Morning Musically-Minded, Medically-Minded, Masticators!
(Today’s post is sponsored by the letter “M”)
Over the past 600+ episodes, The Simpsons has taken us on an amazing journey involving music, science, and food to name a few concepts.
And what better way to start your week, than by discussing some of these concepts Monday morning?
So let’s get started this week by talking about a long standing mutual aid fellowship organization.
In the seventy fifth episode of The Simpsons, Duffless (Season 04, Episode 16), Homer and Barney visit Duff Brewery. While Barney gets immensely drunk on the free samples, Homer drinks responsibly. He then fights Barney for his keys, so as to not let his friend drive drunk. However, as soon as they leave Duff Brewery, cops are ready to stop them and test them. Homer’s doing great, until Barney interferes.
Homer, being tested outside his car by Eddie and Lou, singing on one foot: “W, X, Y, and Z. Now I know my ABCs, won’t you come and play with me.”
Lou: “We also would have accepted, ‘tell me what you think of me’.”
Eddie: “Well, you’re free too…”
Barney: “Give him the breathalyzer.”
Lou administers breathalyzer, which beeps red: “You’re under arrest.”
Homer goes to court and has his license voided and is sentenced to 2 months of AA meetings.
Judge: “Your license is hereby revoked and you are to attend traffic school and two months of AA meetings.”
Homer: “Your honor, I’d like that last remark stricken from the record.”
In addition to the judge’s sentence, Marge also makes a request of Homer.
Marge: “Homey, I’d like you to do something for me.”
Homer: “You name it.”
Marge: “I want you to give up beer for a month.”
Homer: “You got it. No deer for a month.”
Marge: “Did you say beer, or deer?”
Homer attends his first AA meeting hosted by Reverend Lovejoy. When the Reverend suggest Homer will not want to drink again after his AA meetings, Homer jumps out the window and runs away.
Reverend Lovejoy: “Homer, with our help, you’ll never touch a beer again.”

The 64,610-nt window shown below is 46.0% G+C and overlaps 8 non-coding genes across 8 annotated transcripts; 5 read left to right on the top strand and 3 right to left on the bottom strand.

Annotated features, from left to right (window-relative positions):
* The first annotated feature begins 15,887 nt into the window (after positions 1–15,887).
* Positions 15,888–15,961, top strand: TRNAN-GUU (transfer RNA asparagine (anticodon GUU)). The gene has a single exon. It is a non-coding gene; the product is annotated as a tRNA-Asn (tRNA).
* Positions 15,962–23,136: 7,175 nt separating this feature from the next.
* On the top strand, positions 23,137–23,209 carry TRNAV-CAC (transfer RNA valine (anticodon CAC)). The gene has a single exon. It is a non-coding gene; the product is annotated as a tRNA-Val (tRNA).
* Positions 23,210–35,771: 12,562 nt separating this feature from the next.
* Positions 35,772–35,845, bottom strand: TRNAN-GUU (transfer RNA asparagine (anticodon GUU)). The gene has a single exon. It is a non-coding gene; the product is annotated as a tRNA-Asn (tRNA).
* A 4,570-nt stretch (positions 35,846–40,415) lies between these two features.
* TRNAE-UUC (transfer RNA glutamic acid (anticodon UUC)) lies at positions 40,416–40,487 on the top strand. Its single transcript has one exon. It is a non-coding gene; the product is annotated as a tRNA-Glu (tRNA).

Homer: “Aaah!” [Homer jumps out the window]
However, Homer soon embraces his deal with Marge and gets rid of all his beer.
He starts using a bicycle to commute. He continues to attend AA meetings and shares how he’s doing with the group.
Reverend Lovejoy: “So Homer, please feel free to tell us anything. There’s no judgment here.”
Homer: “The other day I was so desperate for a beer I snuck into a football stadium and ate the dirt under the bleachers.”
(Everyone in the meeting gasp in disgust.)
Reverend Lovejoy: “I cast thee out!”
After 30 days of going duffless, Homer is in the best shape of his life and his relationship with his family (in particular Marge) is phenomenal. But Marge is disappointed when Homer’s first action on Day 31 is to go to Moe’s. While Moe and the barflies pressure Homer to take his first sip of beer in a month, Homer resists and returns to ride off in to the sun with his wife on his bicycle.
But have you ever wondered what Alcoholics Anonymous (AA) is?
As per the Alcoholics Anonymous website (AA.org), “Alcoholics Anonymous is an international fellowship of men and women who have had a drinking problem. It is nonprofessional, self-supporting, multiracial, apolitical, and available almost everywhere. There are no age or education requirements. Membership is open to anyone who wants to do something about his or her drinking problem.”